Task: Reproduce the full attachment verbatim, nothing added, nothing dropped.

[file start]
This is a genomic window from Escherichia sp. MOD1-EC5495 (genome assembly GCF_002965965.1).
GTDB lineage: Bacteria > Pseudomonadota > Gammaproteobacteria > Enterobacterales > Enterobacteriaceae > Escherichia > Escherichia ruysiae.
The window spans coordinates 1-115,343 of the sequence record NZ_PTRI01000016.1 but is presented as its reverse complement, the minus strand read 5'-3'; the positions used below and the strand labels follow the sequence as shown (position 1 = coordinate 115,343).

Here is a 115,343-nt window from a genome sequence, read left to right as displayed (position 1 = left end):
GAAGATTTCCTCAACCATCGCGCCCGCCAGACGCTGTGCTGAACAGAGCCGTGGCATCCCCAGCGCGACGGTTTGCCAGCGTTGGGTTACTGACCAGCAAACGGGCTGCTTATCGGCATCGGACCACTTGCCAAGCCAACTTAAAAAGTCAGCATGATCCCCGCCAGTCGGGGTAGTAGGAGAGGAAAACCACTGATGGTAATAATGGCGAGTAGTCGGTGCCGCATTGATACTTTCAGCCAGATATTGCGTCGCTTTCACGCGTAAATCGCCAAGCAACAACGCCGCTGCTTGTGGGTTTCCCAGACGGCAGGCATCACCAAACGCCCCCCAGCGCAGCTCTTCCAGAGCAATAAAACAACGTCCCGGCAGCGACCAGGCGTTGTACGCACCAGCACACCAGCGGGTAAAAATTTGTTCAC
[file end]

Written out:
This is a genomic window from Escherichia sp. MOD1-EC5495 (genome assembly GCF_002965965.1).
GTDB lineage: Bacteria > Pseudomonadota > Gammaproteobacteria > Enterobacterales > Enterobacteriaceae > Escherichia > Escherichia ruysiae.
The window spans coordinates 1-115,343 of the sequence record NZ_PTRI01000016.1 but is presented as its reverse complement, the minus strand read 5'-3'; the positions used below and the strand labels follow the sequence as shown (position 1 = coordinate 115,343).

Here is a 115,343-nt window from a genome sequence, read left to right as displayed (position 1 = left end):
GAAGATTTCCTCAACCATCGCGCCCGCCAGACGCTGTGCTGAACAGAGCCGTGGCATCCCCAGCGCGACGGTTTGCCAGCGTTGGGTTACTGACCAGCAAACGGGCTGCTTATCGGCATCGGACCACTTGCCAAGCCAACTTAAAAAGTCAGCATGATCCCCGCCAGTCGGGGTAGTAGGAGAGGAAAACCACTGATGGTAATAATGGCGAGTAGTCGGTGCCGCATTGATACTTTCAGCCAGATATTGCGTCGCTTTCACGCGTAAATCGCCAAGCAACAACGCCGCTGCTTGTGGGTTTCCCAGACGGCAGGCATCACCAAACGCCCCCCAGCGCAGCTCTTCCAGAGCAATAAAACAACGTCCCGGCAGCGACCAGGCGTTGTACGCACCAGCACACCAGCGGGTAAAAATTTGTTCAC